While the concept of pins can be confusing to many, it is important to understand the difference as they can provide various different uses. Digital pins only have two ends of a spectrum, high or low, on or off, 5 volts or 0 volts. For this reason, the digital pins are usually used for anything that does not vary. For example, to turn an LED on at full brightness, or off. Analog pins, however, are usually used for input and they can read various values between 0 and 1023 (for Arduino purposes). Analog is used for variable sensors such as a potentiometer because it will return the exact values that the sensor varies through. PWM, meanwhile, outputs between 0 and 5 volts. Because the output can be varied with PWM, it is most often used to power motors. It can also be used to light an LED with varying degrees of brightness as opposed to digital, where it is either fully on or fully off. The ground pin, lastly, is used to complete the circuit’s the user creates when wiring the different inputs and outputs. It represents 0 volts compared to anything else that is wired with it.

Programming the Arduino Diecimila
The programming language for Arduino is derived from the Processing programming language. It is, however, very similar to C. The main difference is that unlike in C where the program always enters at main(), the Arduino language does not have this. Instead, it has the function “void setup()” which is called whenever the hardware is reset and used for any setting up that needs to be done before the actual code is run. The function “void loop()” runs infinitely after the setup function exits and this is where the main coding is done. The Arduino is also not threaded so it cannot run parallel processes. It does however, as mentioned earlier while discussing pins, support interrupts.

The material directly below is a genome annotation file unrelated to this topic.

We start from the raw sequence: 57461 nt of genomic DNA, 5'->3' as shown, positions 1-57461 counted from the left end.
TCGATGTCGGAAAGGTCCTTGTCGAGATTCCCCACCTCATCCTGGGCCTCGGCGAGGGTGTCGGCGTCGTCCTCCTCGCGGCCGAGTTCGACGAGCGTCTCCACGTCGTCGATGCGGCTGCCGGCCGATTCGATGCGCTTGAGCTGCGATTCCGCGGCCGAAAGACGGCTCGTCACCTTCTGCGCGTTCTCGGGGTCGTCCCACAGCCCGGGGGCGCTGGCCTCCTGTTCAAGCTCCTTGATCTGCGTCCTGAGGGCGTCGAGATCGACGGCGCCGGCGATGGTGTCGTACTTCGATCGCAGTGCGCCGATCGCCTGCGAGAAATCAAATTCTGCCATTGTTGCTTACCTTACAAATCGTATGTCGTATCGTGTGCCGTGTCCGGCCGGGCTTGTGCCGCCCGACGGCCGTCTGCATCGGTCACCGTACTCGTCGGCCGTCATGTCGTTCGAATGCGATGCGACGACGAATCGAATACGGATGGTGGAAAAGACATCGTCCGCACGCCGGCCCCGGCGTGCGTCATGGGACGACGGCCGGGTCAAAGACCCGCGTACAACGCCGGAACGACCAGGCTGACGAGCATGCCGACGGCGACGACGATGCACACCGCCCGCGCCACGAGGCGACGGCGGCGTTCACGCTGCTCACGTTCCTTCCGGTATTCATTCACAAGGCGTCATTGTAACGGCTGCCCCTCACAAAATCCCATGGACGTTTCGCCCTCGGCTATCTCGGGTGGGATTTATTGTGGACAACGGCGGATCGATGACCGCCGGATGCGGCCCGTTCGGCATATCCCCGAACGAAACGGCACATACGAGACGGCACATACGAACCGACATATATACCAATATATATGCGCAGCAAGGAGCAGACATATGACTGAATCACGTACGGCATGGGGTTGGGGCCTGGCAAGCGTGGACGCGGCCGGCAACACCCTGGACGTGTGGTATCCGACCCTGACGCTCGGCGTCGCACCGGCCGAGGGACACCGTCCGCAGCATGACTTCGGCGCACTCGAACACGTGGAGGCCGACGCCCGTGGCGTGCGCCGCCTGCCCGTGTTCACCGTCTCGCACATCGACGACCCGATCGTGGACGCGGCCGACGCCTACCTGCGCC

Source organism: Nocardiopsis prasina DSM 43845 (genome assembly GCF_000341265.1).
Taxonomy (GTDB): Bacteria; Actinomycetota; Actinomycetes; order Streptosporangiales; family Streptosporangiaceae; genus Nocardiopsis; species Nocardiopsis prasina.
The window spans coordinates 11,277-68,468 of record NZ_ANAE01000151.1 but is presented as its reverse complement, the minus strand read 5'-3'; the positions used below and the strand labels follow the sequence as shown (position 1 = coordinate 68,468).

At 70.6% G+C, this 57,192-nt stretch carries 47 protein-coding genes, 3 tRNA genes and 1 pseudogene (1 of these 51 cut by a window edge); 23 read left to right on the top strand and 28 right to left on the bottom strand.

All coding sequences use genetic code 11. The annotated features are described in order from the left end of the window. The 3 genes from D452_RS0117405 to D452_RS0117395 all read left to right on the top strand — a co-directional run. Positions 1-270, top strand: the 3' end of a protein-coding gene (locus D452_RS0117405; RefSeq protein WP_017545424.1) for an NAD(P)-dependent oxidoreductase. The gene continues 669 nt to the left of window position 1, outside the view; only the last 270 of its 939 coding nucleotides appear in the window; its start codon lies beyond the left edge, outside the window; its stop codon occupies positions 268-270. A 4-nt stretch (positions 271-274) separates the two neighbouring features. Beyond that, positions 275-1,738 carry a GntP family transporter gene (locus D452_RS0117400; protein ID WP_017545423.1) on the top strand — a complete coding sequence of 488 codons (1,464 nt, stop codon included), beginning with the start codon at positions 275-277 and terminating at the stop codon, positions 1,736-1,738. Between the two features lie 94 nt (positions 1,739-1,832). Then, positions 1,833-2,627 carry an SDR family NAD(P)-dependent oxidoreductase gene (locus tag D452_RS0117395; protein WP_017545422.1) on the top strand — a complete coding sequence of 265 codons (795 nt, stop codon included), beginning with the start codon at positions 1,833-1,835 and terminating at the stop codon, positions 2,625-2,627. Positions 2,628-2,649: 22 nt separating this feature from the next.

Uses of Microcontrollers
Due to the quickly declining cost of microcontrollers and the vast possibilities of their functionality, they are present in many of the systems we use today such as:   Remote controls Toys

  

Power tools Appliances Medical devices

The progress made in the field of microcontrollers has been widely successful and continues to grow. They have come into use in everyday objects and can now be used at a low cost for everyday projects for those who are interested. They will inevitably continue to expand into more areas of our lives and being able to work with them gives users a greater understanding of how the tools they use everyday function.

References Figure 1: http://www.robotshop.com/content/images//basic-micro-basicatom40-mmicrocontroller-module-a.jpg Figure 2: http://arduino.cc/en/Main/ArduinoBoardDiecimila Information from http://arduino.cc/en/Main/ArduinoBoardDiecimila http://www.societyofrobots.com/microcontroller_tutorial.shtml